Six years ago Liu ran his first Parent effectiveness training at a private kindergarten in his home city of Tainan. The parents, mostly well-to-do, were so pleased with the programme that the principal invited him to continue. She agrees with Liu that so often the root of the problem lies not in the child but the parents. ‘Save the grown-ups first, then the child will be fine,’ she maintains.

When one class finished, the ‘graduates’ wanted to go on, so Liu found himself developing new courses at the same time as running the original course for new groups. He now has a dozen courses on a variety of themes linked to personal growth, and teaches 15 classes a week. Over the last seven years 100 classes have taken place, each comprising eight two-hour sessions and attended by ten or more people. Last year he founded the Family EQ (emotional intelligence) Development Center, with a fulltime executive to run the programme.

The programme as it stands today consists of five levels, starting with Parent effectiveness training (based on the theories of Thomas Gordon). In Level 2, based on Daniel Goleman’s book, Emotional intelligence, participants learn to overcome personal weaknesses and heal old wounds in relationships. In Level 3, Listening to the inner voice, participants are introduced to the practice of listening to their voice of conscience. In Level 4, participants undertake four eight-session courses on Rediscovering and reinventing life. These draw on the books of John Bradshaw, Scott Peck, Gerald Weeks and Stephen Treat, and cover such topics as the role of upbringing, reconciling with one’s ‘inner child’, and marriage therapy. When participants reach Level 5, they go deeper into the secret of the changed life, drawing on the writings of MRA pioneer Garth Lean.

Liu’s classes take place in homes, classrooms, school libraries or around restaurant tables. In a typical session, attendees read out handouts prepared by Liu, followed by reflection and individual sharing about their life in the past week.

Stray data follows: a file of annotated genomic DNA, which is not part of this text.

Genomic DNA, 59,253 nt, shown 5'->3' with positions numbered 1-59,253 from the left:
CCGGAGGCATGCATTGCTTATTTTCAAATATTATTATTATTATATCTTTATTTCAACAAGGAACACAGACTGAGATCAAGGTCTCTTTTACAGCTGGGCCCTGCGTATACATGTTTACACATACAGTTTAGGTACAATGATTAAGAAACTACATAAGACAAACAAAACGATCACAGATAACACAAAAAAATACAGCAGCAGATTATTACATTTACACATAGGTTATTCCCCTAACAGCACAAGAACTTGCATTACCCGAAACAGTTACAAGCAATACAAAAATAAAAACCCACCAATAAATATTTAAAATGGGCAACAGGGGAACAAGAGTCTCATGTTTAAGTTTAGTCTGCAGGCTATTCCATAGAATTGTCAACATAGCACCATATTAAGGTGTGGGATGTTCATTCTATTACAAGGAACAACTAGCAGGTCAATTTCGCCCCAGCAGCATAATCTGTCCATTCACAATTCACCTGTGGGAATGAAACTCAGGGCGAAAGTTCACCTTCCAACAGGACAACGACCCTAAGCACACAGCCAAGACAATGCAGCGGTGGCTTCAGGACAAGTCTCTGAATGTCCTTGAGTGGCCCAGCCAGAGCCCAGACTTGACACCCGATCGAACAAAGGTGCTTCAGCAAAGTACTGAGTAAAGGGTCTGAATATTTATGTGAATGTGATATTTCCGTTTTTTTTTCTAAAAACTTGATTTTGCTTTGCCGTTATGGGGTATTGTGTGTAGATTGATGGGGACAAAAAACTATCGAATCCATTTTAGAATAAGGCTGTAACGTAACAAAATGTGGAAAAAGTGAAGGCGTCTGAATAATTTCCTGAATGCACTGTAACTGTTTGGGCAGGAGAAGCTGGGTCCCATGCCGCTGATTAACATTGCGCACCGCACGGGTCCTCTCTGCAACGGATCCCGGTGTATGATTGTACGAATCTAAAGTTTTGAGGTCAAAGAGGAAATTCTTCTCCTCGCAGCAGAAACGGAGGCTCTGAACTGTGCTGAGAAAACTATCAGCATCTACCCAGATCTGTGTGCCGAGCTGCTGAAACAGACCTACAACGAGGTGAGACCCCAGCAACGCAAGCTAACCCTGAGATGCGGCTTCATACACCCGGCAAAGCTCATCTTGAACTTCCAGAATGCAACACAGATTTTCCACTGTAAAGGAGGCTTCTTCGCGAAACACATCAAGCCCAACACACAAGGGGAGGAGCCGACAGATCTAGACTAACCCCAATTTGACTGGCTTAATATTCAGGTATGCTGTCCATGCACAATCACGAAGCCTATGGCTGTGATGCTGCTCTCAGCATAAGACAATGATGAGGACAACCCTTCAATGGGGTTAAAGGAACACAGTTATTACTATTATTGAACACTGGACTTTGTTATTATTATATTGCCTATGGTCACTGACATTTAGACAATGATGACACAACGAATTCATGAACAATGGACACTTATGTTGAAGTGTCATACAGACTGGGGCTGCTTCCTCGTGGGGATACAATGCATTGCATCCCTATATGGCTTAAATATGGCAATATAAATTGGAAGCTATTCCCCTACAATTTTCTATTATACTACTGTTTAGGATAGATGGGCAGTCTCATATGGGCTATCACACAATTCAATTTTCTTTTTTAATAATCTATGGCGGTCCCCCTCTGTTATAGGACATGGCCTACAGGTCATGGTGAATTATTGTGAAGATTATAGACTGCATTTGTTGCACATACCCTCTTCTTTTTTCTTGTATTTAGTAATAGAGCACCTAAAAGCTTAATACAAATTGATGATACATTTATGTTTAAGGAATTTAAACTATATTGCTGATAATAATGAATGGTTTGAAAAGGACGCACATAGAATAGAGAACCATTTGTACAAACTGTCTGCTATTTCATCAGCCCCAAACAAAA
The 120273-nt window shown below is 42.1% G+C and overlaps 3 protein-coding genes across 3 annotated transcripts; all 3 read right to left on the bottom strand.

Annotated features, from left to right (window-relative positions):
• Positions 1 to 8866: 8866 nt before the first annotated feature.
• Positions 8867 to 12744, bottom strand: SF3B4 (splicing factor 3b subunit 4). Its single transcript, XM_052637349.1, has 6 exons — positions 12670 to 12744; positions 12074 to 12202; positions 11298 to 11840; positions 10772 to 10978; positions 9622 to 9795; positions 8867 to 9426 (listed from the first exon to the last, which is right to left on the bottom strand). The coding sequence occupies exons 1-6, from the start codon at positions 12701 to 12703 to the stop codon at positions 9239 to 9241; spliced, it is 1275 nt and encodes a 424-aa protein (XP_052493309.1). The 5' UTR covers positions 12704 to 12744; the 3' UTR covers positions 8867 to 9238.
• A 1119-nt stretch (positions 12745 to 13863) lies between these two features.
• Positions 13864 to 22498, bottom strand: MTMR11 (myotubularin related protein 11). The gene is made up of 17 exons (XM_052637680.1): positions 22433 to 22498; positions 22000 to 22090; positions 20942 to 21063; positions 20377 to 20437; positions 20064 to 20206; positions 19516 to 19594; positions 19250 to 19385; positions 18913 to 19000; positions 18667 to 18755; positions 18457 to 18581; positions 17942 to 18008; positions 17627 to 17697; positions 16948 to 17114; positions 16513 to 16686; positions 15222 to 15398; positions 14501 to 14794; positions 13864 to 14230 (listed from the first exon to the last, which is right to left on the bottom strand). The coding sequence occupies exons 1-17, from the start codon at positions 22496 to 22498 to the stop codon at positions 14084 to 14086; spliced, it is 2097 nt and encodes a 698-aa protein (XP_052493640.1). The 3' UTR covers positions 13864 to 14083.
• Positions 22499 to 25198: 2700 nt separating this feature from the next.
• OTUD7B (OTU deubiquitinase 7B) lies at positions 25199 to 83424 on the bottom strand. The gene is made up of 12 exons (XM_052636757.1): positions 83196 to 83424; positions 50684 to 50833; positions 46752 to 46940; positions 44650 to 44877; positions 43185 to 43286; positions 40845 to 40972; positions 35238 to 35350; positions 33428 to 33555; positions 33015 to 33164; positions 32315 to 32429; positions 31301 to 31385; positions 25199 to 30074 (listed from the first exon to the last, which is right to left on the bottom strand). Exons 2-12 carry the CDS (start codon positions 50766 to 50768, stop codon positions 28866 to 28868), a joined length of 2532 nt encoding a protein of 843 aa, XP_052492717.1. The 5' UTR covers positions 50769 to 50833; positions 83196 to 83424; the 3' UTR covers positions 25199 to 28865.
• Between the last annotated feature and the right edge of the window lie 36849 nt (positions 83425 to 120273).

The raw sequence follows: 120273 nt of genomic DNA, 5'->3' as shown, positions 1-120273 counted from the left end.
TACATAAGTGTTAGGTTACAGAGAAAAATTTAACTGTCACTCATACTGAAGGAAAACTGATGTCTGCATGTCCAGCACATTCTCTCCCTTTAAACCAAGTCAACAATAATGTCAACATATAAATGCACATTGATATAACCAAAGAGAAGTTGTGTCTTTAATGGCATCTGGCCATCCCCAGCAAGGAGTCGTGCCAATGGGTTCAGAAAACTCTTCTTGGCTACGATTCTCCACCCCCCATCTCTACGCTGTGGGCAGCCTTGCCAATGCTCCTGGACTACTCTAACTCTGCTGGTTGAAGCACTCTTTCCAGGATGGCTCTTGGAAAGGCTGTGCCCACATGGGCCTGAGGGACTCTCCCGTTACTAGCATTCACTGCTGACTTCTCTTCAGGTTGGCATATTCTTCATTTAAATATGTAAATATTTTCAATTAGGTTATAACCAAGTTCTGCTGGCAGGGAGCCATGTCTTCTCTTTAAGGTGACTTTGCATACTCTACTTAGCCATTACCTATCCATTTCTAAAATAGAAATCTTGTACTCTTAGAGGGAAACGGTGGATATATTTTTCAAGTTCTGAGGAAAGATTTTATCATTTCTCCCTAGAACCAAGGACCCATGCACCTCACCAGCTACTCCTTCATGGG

Liu emphasizes three key elements in his programme, which he has drawn from his experience with MRA: listening, care for individuals and faith, which gives people a greater source to rely on.

Most of the participants in Liu’s courses are mothers—with young children, teenage children or sometimes sick children. ‘I’ve learned much more about myself,’ is a common evaluation. Some say they have learnt to master their emotions and cope with difficult circumstances, thus making their own lives—and others’—easier. Many say they have accessed new concepts and knowledge. And the groups who have stuck together from one course to the next have found fellowship and friendship.

Coco, another of Liu’s ‘students’, was going through a divorce when she was recommended to take one of Liu’s classes two years ago. She wanted to know what to say to her four-year-old about Daddy. She did not find a direct answer to her question, but she found an answer to a longstanding hidden problem.

Coco was close to her own mother, and, together with her siblings, they formed a tightly knit camp against their unloving, critical father, who had been an oppressive, unfaithful husband. Coco wanted to make a better life for her mother, and she took on the rest of her family’s problems as her own. Life became a burden. When Liu suggested she should give her mother’s life back to her, she realized she had been shouldering far too much. ‘Now I’m clear about boundaries,’ she says. ‘We have things that we have to fight for ourselves. Nobody else can do it for you.’

Coco found Liu’s courses so inspiring that she formed a study group with her family members, including her elderly mother. They began to try to integrate the lessons they had learnt with their home lives. Their father, who was sceptical at first, gradually began to come to the sessions. Later Coco received a letter from him, apologizing for the way he had treated his family.

Things have not changed overnight, and Coco is still working hard to help her family, but she no longer harbours hatred. As a Buddhist, Coco counts the chance of participating in Liu’s courses among the blessings in her life.

There has been so much demand that the Family EQ Development Center has trained a dozen ‘graduates’ to be ‘seed teachers’. Books and audio tapes have been produced to reach out to a wider audience. Past course participants have also initiated public events to share their experiences with the community.

Effective parents are fundamentally effective human beings. One of the best ways of shaping a better world may be to provide future generations with effective adults. This is the significance of Liu’s personal development programme.
Jenny Leung